Countering Lionel Shriver’s Criticism of Diversity Initiatives With Remarkable Recent BAME Debuts

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Rabeea Saleem

Staff Writer

Rabeea is a Karachi-based writer. Her two vices are cricket and literature. Book critic for various international publications including Chicago Review of Books, Irish Times and The National. She can be reached at

Lionel Shriver was in the news last month due to her insensitive comments regarding the push to diversity in publishing. She opined that diversity drive is prioritizing ticking the diversity box over literary excellence. Her comments were widely criticized by writers and publishing houses alike.

To counter her arguments with facts, a survey conducted last year indicated that 90% of UK publishing is white. Another 2016 statistic suggests that in the bestseller charts, only 30 U.S. BAME authors were in the top 500.

“Good literature” is not a prerogative of white writers. Here are a few recent  outstanding debuts that represent how diversity and quality is not mutually exclusive.

Number One Chinese Restaurant by Lillian LiNumber One Chinese Restaurant by Lillian Li

A vibrant multi-generational debut about the lives and times of people working at The Beijing Duck House in Rockville, Maryland. Bustling with idiosyncratic characters, this engrossing novel reads like a highly entertaining soap opera.

The Map of Salt and Stars by Jennifer Zeynab JoukhadarThe Map of Salt and Stars by Jennifer Zeynab Joukhadar

A stunning debut from a Syrian American writer which follows twin narratives of exile and search for home. This is a poignant story about refugee families which is breathtaking in its scope.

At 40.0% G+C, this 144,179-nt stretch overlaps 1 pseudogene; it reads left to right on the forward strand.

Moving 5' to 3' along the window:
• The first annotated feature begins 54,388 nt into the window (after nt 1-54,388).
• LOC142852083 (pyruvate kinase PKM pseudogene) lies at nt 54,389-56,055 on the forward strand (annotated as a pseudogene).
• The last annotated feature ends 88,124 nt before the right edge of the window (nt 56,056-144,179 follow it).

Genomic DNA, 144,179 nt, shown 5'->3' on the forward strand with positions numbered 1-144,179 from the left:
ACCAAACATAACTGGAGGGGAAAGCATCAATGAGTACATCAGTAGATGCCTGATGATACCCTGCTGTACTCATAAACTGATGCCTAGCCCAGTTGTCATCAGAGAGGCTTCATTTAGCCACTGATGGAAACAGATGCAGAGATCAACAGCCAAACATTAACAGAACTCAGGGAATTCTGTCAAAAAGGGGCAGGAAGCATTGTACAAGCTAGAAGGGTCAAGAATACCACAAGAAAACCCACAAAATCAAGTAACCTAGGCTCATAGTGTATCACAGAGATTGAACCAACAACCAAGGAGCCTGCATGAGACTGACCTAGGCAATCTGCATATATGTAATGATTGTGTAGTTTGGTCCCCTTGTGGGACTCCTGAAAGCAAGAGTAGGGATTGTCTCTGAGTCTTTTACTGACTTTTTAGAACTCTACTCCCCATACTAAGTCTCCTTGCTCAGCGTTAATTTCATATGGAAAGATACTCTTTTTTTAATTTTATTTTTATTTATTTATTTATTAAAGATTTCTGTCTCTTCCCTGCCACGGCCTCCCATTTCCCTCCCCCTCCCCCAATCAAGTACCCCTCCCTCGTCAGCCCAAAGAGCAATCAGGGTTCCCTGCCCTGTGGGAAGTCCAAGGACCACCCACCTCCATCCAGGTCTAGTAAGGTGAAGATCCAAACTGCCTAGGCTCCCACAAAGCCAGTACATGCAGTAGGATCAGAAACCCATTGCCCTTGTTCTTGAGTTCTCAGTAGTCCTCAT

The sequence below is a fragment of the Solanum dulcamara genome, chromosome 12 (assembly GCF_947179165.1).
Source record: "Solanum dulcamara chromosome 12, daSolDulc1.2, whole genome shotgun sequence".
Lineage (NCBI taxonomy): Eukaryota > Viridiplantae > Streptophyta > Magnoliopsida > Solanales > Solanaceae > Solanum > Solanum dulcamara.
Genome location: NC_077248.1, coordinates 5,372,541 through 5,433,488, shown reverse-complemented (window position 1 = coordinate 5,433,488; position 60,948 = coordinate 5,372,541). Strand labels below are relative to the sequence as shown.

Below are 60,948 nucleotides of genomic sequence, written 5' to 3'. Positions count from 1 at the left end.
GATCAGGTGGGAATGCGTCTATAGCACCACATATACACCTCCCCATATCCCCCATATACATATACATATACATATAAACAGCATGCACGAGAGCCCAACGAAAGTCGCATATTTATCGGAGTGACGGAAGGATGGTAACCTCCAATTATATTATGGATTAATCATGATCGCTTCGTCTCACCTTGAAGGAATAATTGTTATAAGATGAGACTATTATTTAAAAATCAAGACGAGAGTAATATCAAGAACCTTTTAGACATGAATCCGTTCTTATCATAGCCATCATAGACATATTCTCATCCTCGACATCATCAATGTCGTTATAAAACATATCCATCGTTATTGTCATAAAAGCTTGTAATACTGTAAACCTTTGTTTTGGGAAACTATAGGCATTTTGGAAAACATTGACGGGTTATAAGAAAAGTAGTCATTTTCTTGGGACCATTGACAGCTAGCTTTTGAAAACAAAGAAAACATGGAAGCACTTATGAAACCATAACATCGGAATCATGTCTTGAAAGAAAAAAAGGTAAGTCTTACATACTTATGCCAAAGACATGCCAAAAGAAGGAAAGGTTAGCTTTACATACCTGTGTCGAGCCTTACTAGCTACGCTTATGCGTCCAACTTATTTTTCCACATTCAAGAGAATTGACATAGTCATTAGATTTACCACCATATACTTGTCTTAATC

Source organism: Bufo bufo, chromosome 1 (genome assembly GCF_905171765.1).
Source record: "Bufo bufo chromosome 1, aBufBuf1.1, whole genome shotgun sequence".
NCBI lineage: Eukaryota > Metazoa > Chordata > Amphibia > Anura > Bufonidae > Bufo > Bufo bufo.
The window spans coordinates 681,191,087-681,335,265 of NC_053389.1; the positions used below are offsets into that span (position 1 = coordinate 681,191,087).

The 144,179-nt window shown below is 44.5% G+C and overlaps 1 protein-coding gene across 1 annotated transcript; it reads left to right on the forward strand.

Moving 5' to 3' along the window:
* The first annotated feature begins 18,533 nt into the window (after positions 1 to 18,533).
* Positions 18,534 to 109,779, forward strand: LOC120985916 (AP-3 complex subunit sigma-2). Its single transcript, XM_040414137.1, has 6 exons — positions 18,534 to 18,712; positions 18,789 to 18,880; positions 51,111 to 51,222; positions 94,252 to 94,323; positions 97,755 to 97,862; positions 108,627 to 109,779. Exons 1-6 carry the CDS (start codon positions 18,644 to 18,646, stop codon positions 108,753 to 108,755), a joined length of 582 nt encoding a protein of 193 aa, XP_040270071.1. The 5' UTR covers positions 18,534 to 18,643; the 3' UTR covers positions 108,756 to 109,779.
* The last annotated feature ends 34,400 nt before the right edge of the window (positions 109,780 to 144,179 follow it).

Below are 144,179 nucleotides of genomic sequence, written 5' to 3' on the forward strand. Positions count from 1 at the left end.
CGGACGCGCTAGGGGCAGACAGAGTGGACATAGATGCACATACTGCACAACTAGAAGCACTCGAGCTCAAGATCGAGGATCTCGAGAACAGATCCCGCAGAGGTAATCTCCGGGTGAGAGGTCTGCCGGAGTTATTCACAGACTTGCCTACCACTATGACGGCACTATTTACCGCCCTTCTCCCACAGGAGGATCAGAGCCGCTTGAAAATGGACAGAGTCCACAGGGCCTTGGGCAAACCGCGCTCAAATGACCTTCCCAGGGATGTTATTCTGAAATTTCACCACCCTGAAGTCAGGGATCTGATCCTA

Half Gods by Akil KumarasamyHalf Gods by Akil Kumarasamy

A masterful collection of ten interlinked short stories about the fractured relationship between two brothers named after demigods from the ancient epic, the Mahabharata. Bold commentary on politics and family meets provocative magical realism in this assured debut.

Sophia of Silicon Valley By Anna YenSophia of Silicon Valley By Anna Yen

Inspired by her own experiences working in Silicon Valley, this is a comical and enjoyable story of a woman making her way to the top in a male-dominated industry. While Yen subtly highlights grave issues like sexism and misogyny in workplaces, her light, quick-witted writing makes this debut a perfect summer read.

The Ensemble by Aja GabelThe Ensemble by Aja Gabel

A riveting story that follows four friends who make up the Van Ness Quartet and their relationship with music and each other. Gable has written a richly evocative novel about music, friendship and life.

Small Country by Gael FayeSmall Country by Gael Faye

Already a French bestseller, this is a heart wrenching coming of age story about the Rwandan genocide and Burundi’s Civil War. Written with stirring earnestness, this slim novella packs an emotional wallop.

Hold by Michael DonkorHold by Michael Donkor

A touching debut about three Ghanaian girls and their journey of finding their place in today’s world. Hold is an elegant portrayal of female friendship and familial ties, with shades of Jane Eyre.